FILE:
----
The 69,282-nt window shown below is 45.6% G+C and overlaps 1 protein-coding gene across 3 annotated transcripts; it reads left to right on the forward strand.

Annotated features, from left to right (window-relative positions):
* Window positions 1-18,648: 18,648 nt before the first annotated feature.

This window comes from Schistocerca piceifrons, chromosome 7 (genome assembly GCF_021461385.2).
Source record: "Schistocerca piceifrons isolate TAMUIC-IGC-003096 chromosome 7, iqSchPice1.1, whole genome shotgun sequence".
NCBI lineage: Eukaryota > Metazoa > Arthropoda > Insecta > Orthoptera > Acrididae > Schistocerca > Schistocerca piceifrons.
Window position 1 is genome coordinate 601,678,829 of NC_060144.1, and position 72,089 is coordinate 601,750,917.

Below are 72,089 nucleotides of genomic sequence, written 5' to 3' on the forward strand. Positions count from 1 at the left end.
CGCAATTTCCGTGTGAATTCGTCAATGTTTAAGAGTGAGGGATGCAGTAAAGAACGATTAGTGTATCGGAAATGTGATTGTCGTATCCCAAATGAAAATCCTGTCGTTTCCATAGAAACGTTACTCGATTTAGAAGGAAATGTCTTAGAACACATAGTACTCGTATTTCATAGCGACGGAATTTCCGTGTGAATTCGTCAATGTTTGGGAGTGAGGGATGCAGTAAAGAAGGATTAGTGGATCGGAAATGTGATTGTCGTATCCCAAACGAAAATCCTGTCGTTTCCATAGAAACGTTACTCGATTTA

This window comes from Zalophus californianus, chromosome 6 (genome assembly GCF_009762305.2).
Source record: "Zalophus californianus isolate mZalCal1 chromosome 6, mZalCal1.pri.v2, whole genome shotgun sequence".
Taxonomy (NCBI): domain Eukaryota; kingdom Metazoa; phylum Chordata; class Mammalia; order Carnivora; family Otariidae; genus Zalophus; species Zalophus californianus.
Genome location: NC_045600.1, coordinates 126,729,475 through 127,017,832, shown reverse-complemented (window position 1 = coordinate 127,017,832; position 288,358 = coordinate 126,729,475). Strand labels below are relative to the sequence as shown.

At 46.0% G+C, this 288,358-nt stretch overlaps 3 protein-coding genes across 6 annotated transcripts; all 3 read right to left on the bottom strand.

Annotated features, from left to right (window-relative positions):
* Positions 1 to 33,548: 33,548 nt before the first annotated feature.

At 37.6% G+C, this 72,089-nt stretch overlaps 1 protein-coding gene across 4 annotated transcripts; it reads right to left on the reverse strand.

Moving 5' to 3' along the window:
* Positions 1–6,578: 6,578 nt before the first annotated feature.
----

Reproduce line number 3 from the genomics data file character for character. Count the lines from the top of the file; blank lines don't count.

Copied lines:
* Window positions 1-18,648: 18,648 nt before the first annotated feature.